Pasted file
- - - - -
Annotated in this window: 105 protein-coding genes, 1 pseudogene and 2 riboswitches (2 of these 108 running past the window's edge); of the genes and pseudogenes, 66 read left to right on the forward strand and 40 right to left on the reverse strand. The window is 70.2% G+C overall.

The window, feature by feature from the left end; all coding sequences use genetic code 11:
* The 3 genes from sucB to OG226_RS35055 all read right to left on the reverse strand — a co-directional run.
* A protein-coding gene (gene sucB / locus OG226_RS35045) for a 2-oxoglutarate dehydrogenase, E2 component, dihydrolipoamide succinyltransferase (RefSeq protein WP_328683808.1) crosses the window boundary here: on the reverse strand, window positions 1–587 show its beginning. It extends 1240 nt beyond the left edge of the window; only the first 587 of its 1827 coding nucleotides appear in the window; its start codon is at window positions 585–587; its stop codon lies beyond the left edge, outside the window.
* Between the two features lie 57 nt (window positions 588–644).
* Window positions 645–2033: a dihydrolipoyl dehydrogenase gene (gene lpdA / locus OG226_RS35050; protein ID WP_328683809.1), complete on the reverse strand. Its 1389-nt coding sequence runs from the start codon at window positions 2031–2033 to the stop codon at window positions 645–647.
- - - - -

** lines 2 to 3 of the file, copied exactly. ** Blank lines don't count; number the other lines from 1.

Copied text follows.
The window, feature by feature from the left end; all coding sequences use genetic code 11:
* The 3 genes from sucB to OG226_RS35055 all read right to left on the reverse strand — a co-directional run.